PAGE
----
Whatever you may think about Artificial Intelligence and its growing place in the visual arts; it’s hard to deny how impressive some of the results or applications are, even in these relatively early days.

Before AI possibly devours a large number of creative jobs, and understandably not wanting to be left behind; Adobe are busy adding new Generative AI features to their software. Which does beg the question: ‘Do androids dream of paying a Creative Cloud subscription?’

Anyway, I’m going to show you a new feature that really blew my mind when I started using it: Generative Expand. It’s really saved me a great deal of time already.

As an example, let’s imagine that you have a portrait image which worked perfectly well for the document cover you just designed… but you now need a version in landscape format for a presentation slide! Now, this isn’t something that was impossible before, but would likely have required some advanced Photoshop skills and plenty of time, depending upon the complexity of the original.

With a portrait image of this beautiful Scarlet Macaw by Christopher Alvarenga on Unsplash, let’s get busy!

a side profile photo of a scarlet macaw

Here is the original portrait image.

Open your image in Photoshop. Now go to Window and towards the bottom of the list, ensure that Options and the Contextual Text Bar are both active.

Select the Crop Tool from the toolbar. You should now see some related options at the top of the application window. Where it says Fill: select Generative Expand from the dropdown menu.

an illustration of the photoshop ui, showing the crop tool options in the options toolbar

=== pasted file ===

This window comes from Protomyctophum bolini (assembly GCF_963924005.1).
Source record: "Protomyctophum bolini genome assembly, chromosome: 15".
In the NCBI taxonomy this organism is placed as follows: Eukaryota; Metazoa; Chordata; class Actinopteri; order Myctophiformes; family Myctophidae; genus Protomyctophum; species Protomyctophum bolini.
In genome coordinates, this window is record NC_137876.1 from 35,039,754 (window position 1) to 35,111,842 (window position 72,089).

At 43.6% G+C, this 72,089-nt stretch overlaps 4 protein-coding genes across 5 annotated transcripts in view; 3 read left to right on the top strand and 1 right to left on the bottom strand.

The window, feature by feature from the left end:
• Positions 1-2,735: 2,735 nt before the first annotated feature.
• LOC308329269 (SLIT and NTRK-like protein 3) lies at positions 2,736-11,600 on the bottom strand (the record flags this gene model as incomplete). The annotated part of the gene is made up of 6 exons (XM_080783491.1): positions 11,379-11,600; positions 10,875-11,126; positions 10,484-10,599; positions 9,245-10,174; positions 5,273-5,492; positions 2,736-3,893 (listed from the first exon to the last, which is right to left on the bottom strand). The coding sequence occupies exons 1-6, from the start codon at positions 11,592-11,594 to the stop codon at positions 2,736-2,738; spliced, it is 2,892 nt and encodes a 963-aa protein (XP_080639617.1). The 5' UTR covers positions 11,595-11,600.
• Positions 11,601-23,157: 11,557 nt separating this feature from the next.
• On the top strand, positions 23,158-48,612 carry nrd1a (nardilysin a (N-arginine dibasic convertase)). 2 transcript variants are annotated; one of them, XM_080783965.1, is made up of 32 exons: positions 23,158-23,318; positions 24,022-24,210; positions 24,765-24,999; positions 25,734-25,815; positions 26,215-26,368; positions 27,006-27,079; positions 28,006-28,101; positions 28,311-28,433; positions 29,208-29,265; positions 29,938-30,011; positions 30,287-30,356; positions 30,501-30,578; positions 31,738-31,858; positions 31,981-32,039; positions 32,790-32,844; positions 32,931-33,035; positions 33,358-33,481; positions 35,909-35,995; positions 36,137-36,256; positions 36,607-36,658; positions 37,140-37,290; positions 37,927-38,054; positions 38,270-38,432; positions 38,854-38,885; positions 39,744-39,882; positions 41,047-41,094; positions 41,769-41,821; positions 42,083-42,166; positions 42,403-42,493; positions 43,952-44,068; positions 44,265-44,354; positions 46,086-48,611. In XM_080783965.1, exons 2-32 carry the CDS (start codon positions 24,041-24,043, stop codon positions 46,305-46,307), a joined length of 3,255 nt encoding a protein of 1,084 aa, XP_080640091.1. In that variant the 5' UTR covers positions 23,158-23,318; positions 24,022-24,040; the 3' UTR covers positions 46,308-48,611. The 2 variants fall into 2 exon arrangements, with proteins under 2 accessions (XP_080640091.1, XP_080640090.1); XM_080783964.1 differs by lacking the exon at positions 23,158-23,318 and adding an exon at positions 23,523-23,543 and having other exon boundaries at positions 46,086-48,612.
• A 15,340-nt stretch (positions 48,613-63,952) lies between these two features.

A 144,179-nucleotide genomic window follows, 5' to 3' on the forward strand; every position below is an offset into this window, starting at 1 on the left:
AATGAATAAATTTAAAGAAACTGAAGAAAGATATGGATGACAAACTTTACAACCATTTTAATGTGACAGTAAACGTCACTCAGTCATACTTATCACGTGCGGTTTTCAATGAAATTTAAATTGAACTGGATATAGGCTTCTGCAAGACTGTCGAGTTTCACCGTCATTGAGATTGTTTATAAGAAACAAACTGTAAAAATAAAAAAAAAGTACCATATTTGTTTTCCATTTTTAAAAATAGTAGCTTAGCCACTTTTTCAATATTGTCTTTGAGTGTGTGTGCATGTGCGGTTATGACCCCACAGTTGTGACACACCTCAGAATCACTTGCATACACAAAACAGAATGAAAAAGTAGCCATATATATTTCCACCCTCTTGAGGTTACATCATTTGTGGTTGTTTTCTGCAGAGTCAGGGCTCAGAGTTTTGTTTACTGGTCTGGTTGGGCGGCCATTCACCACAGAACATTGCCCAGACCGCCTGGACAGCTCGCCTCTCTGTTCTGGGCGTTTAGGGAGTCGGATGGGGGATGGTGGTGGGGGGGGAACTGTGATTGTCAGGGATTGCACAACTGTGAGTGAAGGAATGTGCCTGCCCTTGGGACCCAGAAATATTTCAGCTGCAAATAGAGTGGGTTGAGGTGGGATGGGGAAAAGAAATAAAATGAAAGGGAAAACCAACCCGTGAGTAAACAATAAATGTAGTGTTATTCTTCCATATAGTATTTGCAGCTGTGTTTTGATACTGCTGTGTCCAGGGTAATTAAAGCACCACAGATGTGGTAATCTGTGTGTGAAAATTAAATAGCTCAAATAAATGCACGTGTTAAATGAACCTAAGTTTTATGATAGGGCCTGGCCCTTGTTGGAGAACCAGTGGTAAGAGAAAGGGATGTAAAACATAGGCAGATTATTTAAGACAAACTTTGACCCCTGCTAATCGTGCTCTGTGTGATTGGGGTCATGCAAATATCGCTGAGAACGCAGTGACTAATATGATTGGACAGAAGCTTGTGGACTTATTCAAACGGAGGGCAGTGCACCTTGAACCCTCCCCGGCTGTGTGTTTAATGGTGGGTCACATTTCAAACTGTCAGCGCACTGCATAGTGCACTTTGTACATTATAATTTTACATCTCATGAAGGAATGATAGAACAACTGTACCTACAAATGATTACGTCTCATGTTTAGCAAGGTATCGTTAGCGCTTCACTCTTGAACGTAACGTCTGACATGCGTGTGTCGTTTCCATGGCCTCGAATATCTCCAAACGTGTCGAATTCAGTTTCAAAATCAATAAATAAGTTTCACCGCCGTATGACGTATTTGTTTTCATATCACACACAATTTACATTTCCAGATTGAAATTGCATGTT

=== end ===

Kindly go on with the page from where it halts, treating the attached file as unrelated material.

The crop options should look something like this, near the top of the application window.

Drag the Crop Tool across the extent of your image. In this example I want the macaw to be central, so I will drag one of the middle vertical nodes while holding the Option key (Windows: Alt)

a photo of a scarlet macaw with the photoshop crop tool options overlaid, showing the expansion of the sides

Adjusting the crop area.

Hit Return and Photoshop will start thinking about generating a fill into the expanded section(s). When completed the first option will be applied — there are another two options which you can cycle through using the on-canvas Contextual Text Bar, or by opening the Properties Window.

an illustration of the generative expand contextual task bar

The Contextual Text Bar should look something like this, just click the carets to try the different options.

If you’re not happy with any of them, go to the Contextual Text Bar where you can (optionally) enter a prompt to guide the software… And click Generate to get three more ideas.

the initial three options for our scarlet macaw image stacked together -each shot has a different variation on the theme

Here are the initial three ideas Photoshop generated.

Photoshop usually does a good job at blending the new content into the original, but you might spot a few anomalies. If you take a look at your Layers palette, then you will see that the generated content is on a new layer, with a mask applied.

an illustration of the photoshop layers ui, showing how the generative ai affects the layer structure

This is how the generated content presents itself in your layer structure.

If required, you can play with feathering or painting on this mask to help blend the new content in; or just flatten the layers and use the Healing Brush tool to tidy up.

I have chosen the third option, and just spent a few minutes painting out distracting elements from the edges of the image.

the final macaw image, now in landscape format thanks to generative expand

The final landscape image.

I hope I have made a decent fist of explaining this feature. By giving you the opportunity to quickly add surrounding space to your subject, or even changing the orientation of a photograph, it’s a bit of a game changer.

Header Image: Hatched from the quite brilliant Everett Collection on Shutterstock.